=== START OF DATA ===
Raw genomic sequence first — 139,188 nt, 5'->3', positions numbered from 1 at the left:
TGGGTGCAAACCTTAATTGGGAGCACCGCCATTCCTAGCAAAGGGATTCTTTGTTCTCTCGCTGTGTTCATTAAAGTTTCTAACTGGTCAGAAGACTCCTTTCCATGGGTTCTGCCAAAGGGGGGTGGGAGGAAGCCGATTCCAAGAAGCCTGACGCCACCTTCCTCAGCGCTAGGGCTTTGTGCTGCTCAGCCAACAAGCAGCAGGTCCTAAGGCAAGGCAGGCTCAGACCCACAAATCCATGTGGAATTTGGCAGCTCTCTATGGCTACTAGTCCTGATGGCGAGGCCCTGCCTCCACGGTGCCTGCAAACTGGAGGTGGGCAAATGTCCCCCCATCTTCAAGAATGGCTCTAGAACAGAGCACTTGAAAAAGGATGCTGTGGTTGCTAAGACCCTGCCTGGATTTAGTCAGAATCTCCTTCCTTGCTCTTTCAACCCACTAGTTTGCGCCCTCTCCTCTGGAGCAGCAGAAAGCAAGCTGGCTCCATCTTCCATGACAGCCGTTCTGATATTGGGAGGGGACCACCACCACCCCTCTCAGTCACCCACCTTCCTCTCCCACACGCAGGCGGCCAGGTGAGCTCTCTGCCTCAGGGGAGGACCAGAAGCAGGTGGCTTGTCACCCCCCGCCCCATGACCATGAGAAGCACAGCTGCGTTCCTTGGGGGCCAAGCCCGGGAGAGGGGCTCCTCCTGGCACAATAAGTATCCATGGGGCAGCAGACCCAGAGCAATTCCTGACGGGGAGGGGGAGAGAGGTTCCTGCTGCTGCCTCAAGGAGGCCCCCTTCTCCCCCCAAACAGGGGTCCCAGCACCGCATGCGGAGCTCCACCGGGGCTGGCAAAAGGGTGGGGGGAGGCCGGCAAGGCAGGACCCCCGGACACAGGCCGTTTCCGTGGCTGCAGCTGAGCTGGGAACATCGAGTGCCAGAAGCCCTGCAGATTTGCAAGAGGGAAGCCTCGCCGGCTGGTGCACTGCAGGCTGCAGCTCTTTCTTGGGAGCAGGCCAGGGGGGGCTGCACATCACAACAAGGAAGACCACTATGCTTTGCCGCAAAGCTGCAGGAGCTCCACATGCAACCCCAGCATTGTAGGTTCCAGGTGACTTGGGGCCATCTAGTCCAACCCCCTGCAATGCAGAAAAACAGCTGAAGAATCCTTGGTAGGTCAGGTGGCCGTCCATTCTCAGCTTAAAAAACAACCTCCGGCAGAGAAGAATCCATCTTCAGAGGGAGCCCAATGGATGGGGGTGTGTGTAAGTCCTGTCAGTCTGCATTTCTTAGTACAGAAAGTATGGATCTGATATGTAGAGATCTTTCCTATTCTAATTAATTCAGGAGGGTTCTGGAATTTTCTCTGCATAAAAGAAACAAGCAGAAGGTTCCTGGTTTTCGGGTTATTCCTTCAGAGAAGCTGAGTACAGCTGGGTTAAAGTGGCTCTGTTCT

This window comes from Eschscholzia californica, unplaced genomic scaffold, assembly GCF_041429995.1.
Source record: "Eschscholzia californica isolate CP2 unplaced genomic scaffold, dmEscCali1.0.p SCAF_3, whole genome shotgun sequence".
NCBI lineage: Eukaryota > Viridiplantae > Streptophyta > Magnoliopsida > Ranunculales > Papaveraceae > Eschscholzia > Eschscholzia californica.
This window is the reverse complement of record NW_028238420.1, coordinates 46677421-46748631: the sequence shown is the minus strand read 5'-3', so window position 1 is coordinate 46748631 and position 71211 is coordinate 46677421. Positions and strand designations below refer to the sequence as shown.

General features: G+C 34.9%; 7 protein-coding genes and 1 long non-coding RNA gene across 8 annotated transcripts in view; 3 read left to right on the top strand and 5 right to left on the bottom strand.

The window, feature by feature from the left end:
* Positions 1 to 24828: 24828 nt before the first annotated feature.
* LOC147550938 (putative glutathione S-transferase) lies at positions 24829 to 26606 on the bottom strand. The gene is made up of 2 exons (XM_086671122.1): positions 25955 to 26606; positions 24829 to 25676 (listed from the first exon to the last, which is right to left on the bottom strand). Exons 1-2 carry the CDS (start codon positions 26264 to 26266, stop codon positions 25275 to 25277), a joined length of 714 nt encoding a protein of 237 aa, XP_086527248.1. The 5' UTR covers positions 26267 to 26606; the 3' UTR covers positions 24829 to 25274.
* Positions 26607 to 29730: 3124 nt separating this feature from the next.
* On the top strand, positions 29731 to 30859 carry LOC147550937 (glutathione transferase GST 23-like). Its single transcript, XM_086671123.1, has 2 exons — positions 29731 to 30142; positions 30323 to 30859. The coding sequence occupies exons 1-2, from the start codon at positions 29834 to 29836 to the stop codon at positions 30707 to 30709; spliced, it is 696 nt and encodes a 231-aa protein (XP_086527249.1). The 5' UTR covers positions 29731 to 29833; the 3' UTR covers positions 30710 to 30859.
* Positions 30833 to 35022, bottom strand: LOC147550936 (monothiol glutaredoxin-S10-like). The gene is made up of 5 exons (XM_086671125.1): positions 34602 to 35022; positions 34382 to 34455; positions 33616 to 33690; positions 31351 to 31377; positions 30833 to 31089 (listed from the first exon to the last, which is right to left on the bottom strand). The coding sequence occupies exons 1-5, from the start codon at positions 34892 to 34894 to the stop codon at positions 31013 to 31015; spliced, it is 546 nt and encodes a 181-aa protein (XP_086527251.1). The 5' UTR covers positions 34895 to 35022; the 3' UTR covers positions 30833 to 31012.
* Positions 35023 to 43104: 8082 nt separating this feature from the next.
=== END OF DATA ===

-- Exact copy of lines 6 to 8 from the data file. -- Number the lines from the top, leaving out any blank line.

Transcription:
This window is the reverse complement of record NW_028238420.1, coordinates 46677421-46748631: the sequence shown is the minus strand read 5'-3', so window position 1 is coordinate 46748631 and position 71211 is coordinate 46677421. Positions and strand designations below refer to the sequence as shown.

General features: G+C 34.9%; 7 protein-coding genes and 1 long non-coding RNA gene across 8 annotated transcripts in view; 3 read left to right on the top strand and 5 right to left on the bottom strand.

The window, feature by feature from the left end: